Like many other garment companies, MASCOT has production of T-shirts and sweatshirts in Bangladesh. A few years ago, we produced some trial orders in the factory that collapsed in April 2013.
The amount was less than 10 orders, the last of which was produced in 2011. The last order was the minimum order quantity that the factory demanded for a trial order, 1500 pieces. In comparison, MASCOT produces more than 4 million garments per year.
MASCOT has by far, most of its production in its own factories in Vietnam – approx. 90% of the total garment production. Our own factories are CSR certified (SA8000 certified). The rest of our production takes place at subcontractors, often in Bangladesh, of which 90% of the subcontracted orders are produced by one supplier, with whom we have had a good cooperation for many years. This supplier is naturally a factory that lives up to the UN Global Compact’s 10 principles. The remaining production takes place in other factories, and the orders are limited. That was exactly the case with the sample orders produced by Phantom Tac in the textile building, Rana Plaza, which collapsed. We only produced a few trial orders because the quality of the goods we received was not up to our quality standards, which meant that MASCOT stopped the cooperation. The value of what was produced was so small that it cannot even be measured in per cent of MASCOT’s turnover.
When MASCOT initiates a cooperation with a new supplier, MASCOT orders an audit of the potential supplier from an independent institute. MASCOT’s audit is based on the UN Global Compact’s 10 principles, which include the working environment, age, salaries, etc. The audit took place in the collapsed factory back in 2010 (carried out by an independent agent from UL), and the factory was approved for production of trial orders.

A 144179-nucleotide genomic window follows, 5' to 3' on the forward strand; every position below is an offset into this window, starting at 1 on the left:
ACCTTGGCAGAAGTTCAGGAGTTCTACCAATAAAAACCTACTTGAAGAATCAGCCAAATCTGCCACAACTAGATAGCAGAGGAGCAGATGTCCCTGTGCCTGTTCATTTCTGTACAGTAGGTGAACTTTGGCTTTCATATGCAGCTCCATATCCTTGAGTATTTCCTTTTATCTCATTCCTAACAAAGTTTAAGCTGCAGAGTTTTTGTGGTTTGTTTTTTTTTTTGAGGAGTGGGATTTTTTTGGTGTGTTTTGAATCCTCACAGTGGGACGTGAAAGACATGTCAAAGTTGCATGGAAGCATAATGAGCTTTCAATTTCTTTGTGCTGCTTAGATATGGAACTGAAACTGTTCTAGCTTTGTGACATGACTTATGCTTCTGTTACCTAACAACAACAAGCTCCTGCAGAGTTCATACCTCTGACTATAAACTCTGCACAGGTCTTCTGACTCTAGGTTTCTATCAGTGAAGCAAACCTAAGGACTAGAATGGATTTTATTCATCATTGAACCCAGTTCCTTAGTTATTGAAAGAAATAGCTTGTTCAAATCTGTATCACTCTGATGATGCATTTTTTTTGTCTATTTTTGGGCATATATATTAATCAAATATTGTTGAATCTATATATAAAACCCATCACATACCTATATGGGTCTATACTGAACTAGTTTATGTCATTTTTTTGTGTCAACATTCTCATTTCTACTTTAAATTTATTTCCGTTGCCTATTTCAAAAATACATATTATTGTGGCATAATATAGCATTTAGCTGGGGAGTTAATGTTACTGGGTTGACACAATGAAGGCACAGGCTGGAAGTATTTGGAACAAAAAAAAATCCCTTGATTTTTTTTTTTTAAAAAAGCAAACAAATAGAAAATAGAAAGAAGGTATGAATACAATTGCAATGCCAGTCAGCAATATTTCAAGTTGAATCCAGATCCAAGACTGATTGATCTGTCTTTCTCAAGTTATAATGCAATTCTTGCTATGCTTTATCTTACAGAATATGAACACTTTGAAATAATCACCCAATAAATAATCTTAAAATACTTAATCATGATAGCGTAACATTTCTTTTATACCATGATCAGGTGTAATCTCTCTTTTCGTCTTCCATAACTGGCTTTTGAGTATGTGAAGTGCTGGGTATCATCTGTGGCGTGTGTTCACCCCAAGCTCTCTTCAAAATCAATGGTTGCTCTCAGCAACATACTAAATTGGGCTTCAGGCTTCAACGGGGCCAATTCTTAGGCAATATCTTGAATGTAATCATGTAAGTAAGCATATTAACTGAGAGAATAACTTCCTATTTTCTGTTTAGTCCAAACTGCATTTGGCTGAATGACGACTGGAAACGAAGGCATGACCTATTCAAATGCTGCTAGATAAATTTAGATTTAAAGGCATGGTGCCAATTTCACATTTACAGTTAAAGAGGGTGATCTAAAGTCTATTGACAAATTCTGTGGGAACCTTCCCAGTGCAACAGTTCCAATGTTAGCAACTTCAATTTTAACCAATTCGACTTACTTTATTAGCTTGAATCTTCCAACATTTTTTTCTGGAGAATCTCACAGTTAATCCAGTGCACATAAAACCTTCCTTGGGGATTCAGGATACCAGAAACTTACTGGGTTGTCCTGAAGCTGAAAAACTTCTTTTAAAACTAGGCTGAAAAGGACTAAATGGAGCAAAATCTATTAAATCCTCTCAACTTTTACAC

The factory was approved by BSCI.
Until now, an evaluation of the construction of the buildings has not been a demand in MASCOT’s audit. But in the future, it will be. MASCOT is known for very strict requirements, and an evaluation of the buildings is a natural addition. MASCOT has already initiated an evaluation of the building foundation of the factory in which most of our Bangladesh goods are produced.
Like the rest of the world, we do hope that we shall never again experience a tragedy in the textile industry like the one at Rana Plaza.